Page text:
Following a study that linked the likelihood of COVID-19 cases and deaths in a nursing home to the racial makeup of its surrounding community, a New York-based research team is calling on the federal government to address structural racism and its negative health impacts on minorities.

The findings by the University of Rochester-led research team were published Sunday in the Journal of Post-Acute and Long-Term Care Medicine.

They showed facilities with higher proportions of Black and Hispanic residents had higher rates of COVID-19 within their community — and the rate of cases increased depending on whether the surrounding community had more people of color. 

Specifically, the rate of COVID-19 cases in low-, moderate- and high-minority nursing homes was 5.5%, 11.1% and 14.8%, respectively, in low-minority communities. The same rate of cases was found to be 10.6%, 14.5% and 20.4%, respectively, for facilities in high-minority communities.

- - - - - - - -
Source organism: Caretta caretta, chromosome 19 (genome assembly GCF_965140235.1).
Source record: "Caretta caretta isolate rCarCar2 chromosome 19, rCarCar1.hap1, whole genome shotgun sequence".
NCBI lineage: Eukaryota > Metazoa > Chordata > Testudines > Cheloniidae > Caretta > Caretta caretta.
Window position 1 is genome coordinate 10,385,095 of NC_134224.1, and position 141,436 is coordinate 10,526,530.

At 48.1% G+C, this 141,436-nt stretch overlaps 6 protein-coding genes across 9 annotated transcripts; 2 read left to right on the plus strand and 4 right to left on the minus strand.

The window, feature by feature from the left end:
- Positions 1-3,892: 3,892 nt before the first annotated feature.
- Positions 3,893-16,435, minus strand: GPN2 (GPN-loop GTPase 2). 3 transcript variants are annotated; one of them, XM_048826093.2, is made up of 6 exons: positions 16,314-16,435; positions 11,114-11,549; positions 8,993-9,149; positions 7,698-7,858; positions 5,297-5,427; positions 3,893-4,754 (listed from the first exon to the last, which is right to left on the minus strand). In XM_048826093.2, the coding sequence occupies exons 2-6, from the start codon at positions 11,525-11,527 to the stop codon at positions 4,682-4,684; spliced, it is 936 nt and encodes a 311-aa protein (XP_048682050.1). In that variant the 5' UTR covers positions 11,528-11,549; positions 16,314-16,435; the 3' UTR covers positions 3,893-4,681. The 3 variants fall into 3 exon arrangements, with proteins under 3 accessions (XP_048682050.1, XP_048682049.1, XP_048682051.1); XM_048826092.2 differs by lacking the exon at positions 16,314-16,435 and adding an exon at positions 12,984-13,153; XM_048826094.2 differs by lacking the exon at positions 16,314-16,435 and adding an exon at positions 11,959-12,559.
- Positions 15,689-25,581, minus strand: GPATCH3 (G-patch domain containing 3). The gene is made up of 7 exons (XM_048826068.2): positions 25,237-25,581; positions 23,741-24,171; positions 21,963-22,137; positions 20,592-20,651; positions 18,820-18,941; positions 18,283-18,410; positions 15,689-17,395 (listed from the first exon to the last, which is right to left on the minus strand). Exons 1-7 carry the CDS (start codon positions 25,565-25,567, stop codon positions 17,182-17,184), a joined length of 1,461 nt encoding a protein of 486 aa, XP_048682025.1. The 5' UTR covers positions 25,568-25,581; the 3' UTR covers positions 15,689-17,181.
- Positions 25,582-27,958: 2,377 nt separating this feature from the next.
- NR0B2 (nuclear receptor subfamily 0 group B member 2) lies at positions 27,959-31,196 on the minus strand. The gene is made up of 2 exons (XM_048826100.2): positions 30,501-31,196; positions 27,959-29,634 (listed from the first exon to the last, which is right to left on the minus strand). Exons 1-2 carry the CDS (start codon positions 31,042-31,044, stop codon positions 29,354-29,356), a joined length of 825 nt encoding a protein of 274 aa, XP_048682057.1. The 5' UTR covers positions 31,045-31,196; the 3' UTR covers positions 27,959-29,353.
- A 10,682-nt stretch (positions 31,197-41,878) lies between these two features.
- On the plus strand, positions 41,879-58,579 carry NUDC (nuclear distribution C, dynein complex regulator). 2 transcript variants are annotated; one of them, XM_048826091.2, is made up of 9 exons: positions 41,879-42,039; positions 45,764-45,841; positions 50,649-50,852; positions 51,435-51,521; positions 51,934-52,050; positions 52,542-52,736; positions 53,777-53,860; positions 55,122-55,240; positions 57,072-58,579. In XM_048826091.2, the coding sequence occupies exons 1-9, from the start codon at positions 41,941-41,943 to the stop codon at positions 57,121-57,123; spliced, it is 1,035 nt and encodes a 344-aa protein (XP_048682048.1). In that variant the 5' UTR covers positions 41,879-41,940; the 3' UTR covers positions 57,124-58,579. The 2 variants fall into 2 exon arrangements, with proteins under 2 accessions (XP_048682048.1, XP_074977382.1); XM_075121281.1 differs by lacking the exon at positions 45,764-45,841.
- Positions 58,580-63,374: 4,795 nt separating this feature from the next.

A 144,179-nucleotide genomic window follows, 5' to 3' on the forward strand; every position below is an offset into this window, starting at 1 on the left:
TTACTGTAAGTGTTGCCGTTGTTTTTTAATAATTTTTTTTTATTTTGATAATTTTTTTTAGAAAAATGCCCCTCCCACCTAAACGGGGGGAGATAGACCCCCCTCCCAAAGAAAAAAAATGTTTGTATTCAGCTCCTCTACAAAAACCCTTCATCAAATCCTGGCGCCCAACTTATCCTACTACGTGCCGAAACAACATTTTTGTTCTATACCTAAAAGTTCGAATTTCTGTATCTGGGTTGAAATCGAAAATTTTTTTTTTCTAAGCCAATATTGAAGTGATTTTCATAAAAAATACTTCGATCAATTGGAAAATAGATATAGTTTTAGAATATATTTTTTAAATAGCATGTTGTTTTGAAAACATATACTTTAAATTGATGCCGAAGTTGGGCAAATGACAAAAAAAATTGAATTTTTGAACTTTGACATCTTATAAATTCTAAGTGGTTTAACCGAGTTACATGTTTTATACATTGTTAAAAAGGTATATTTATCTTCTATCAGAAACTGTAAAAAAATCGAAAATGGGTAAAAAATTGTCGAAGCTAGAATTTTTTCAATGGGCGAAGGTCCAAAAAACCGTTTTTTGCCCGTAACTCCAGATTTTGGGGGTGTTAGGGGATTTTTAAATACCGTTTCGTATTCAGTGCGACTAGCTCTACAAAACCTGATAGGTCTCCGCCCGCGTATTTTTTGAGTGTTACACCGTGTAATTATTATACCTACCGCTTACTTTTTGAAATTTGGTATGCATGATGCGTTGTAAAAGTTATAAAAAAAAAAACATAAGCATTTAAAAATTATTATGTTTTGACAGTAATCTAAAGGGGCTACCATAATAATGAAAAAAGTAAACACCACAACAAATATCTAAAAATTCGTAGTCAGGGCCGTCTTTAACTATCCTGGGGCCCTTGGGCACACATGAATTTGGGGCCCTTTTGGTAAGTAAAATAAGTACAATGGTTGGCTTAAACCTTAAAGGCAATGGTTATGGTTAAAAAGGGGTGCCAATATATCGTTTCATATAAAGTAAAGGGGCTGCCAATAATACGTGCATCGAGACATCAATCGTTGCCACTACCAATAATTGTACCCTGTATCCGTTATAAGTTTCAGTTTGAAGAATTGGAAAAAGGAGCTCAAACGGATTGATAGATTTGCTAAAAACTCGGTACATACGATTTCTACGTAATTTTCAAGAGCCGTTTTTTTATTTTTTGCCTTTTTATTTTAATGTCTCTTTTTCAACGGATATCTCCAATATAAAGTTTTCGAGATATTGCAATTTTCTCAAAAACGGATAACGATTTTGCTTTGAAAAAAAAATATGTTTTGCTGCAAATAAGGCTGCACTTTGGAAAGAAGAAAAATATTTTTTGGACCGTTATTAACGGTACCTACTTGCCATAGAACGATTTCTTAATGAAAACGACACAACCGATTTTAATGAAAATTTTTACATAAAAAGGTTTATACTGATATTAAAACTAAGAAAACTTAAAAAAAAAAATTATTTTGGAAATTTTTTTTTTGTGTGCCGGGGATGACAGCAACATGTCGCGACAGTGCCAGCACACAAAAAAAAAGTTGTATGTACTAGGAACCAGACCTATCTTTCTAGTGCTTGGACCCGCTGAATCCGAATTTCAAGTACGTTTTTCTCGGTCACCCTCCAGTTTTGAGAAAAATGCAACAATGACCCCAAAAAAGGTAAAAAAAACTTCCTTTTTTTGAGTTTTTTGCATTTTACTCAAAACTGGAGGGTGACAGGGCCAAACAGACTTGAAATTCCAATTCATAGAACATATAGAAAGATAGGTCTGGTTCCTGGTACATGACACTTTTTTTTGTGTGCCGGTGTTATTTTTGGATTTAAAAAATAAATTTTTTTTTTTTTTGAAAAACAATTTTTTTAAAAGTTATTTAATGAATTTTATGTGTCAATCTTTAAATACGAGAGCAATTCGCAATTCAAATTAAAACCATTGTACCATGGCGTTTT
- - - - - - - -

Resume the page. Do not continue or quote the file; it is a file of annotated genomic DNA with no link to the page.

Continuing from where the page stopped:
Overall, investigators found that nursing homes with high proportions of minorities had a 5% to 7.2% higher chance of having COVID-19 cases within their facilities, and between a 2.6% to 6.4% higher chance of having COVID-19-related deaths. 

The findings are in line with several previous studies that have found race to be a key factor in facility outbreaks.

“There has long been a great concern that structural racism and social factors are intertwined with the unequal health care and health outcomes among people of color,” investigators wrote. “Poor living conditions, barriers in access to care [and] limited access to education in these communities may contribute to the higher COVID-19 infection rates in the community.” 

They suggested federal health officials need to make “additional efforts … to reduce structural racism and address social risk factors to improve quality of care and population health in communities of color.”